Shaping North Ayrshire process
Encourage more small independent businesses to open, businesses like GRo coffee, The Niche and Small talk cafe bring people from all over Ayrshire. Big box stores are great but we should be trying to promote and support more local small businesses.
More priority needs to be given to development of community enterprise and co-operatives such as is proposed within Radio City Association’s asset transfer of the Knox Institute in Kilbirnie Town Centre. Methods for attracting and encouraging enterprise and retail in town centres include creating town centre enterprise zones creating VAT free zones and creating networks of business, social enterprise and community. North Ayrshire council could follow the example of Glasgow City in letting out vacant premises for nominal cost of £1 to reduce dereliction of high streets and encourage occupancy rates which in turn could promote a ripple effect of economic activity in local high streets.
There is established infrastructure and institutions for education, health and economy. There should therefore be an institution that is geared toward community led economic growth and fostering economic citizenship. The pieces are in place and we know how to make more as required through technology and innovation. We just need to do this by embracing economic citizenship and global sustainability. Economic growth and wealth creation have been the priorities. The market economy has created enterprise and enormous improvements in communities around the globe. But this has been achieved at a high price and the market has not been accessible for everyone. Many of the costs have been undervalued until recently with denial, delay and procrastination inhibiting any real commitment to reprioritise. In economic terms, there is a real concern that the Covid-19 related recession through any “new normal” may last for many years, long enough to cause extensive damage to the productive capacity of
the economy and make a recovery weaker and slower. In such a situation, there are multiple trails of loss such as unemployed workers losing skills and connections in the job market, making it harder for them to find new employment, and many small businesses going bankrupt, leaving fewer companies to take on jobless workers. Within such trails of woe lies the deeper concerns about the human factor. Humans have a craving for an existential purpose, a solid sense of self – a measure of our worth in having an identity, a valued role and a sense of belonging. This is the economic expression for a citizenship-based model of society that utilises an otherwise purposeless economy. The economy lurches in swinging cycles from growth to recession. Little seems to be learned between the cycles. It has taken the tragedy of Coronavirus (COVID-19) to raise fundamental questions on our priorities and what we value, and how to allow environmental recovery and social equity to take root within a more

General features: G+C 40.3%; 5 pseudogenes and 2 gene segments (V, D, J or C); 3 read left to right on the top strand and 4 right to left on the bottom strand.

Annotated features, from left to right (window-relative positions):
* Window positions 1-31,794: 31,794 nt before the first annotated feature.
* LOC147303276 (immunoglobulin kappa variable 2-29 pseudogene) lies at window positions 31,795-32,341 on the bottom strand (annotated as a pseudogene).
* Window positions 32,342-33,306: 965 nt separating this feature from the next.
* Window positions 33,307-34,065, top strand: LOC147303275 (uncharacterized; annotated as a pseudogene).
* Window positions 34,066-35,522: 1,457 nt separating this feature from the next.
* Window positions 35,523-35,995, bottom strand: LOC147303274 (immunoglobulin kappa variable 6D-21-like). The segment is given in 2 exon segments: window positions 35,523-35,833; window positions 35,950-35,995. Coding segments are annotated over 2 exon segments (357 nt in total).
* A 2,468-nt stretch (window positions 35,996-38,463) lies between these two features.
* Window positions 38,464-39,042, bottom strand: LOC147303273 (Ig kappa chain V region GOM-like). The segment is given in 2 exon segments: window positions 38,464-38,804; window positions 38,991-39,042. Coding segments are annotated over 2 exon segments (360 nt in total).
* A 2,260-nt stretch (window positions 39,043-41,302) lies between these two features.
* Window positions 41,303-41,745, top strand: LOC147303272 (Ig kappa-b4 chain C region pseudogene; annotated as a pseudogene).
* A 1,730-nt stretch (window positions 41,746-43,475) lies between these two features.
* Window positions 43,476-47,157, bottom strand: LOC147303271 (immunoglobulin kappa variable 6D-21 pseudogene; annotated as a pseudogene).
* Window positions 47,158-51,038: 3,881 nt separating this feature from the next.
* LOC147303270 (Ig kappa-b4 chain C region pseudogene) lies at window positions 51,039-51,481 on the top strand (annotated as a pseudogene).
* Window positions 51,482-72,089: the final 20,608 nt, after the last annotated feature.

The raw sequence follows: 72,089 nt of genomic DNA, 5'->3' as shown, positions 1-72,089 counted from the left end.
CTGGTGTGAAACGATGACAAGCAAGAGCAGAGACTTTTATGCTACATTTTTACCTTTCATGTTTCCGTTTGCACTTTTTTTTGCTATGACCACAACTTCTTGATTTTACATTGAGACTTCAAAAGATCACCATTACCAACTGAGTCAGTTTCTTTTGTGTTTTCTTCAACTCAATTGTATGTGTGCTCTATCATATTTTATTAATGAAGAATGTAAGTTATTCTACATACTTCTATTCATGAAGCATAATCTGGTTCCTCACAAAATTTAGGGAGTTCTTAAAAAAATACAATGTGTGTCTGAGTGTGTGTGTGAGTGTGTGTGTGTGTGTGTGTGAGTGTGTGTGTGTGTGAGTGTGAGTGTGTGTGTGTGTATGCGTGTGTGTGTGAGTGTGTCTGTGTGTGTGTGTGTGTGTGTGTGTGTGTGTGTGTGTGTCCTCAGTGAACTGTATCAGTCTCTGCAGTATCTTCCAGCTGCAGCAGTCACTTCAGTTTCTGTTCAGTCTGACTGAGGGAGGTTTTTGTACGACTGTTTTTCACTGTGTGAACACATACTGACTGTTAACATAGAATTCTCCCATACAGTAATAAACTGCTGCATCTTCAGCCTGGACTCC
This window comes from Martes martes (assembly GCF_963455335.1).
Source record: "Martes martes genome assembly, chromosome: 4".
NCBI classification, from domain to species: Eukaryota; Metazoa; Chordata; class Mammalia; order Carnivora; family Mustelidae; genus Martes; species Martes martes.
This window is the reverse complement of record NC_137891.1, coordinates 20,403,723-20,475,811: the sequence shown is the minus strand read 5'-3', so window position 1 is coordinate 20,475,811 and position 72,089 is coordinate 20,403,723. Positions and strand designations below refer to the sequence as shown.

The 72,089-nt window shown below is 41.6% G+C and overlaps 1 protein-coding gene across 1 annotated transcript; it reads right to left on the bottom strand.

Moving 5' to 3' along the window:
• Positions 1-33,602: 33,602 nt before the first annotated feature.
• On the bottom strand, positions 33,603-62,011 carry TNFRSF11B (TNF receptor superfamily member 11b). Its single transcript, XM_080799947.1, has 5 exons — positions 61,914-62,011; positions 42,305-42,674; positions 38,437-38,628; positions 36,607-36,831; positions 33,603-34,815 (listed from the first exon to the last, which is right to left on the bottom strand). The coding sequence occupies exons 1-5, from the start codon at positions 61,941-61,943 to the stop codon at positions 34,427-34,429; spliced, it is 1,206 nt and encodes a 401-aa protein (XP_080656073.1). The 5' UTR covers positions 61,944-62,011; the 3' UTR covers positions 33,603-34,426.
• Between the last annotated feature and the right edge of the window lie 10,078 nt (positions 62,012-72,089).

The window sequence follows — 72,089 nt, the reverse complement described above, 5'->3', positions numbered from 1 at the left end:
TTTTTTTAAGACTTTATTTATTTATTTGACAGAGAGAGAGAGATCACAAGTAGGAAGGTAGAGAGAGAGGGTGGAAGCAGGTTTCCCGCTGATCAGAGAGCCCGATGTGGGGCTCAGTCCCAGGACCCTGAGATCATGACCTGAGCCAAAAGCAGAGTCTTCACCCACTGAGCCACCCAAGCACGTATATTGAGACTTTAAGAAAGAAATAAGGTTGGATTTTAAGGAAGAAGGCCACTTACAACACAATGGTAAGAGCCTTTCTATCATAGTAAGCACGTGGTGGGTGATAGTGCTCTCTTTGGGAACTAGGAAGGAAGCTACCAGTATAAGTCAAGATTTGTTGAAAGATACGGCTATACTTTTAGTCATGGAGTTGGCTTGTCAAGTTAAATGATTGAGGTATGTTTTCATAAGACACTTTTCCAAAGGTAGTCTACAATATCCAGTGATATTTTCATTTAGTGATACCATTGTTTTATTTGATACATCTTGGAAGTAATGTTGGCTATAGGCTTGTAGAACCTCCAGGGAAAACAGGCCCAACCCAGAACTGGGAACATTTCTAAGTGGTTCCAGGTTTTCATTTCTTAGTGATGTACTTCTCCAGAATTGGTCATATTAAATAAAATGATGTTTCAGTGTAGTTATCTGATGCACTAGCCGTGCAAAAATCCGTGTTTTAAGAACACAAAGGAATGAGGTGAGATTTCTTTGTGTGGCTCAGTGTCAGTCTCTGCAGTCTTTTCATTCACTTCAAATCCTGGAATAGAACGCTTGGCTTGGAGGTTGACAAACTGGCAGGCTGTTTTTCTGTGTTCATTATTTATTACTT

sustainable economic system. The current situation presents a game changing moment. Yet there is now a rush to get back to some form of “new normal” along the same lines of the 2019 “normal”. The approach to economic survival, exit from lockdown or easing social restrictions that limit economic activity appears to be following a path that tries to get back to where we were, using the same approaches, language and tools. This is in the hope that recovery will come “in a few years” yet we face an unprecedented loss of economic activity and enormous costs. We could re-structure to create a truly sustainable system based around economic citizenship. This would prioritise wealth creation and maintenance in a rounded sense beyond traditional measures based around GDP and consumption. Such an approach could reconcile local and global considerations to provide a solid basis for new forms of sustainability. Organisations such as the OECD have explored this and how the approach could be applied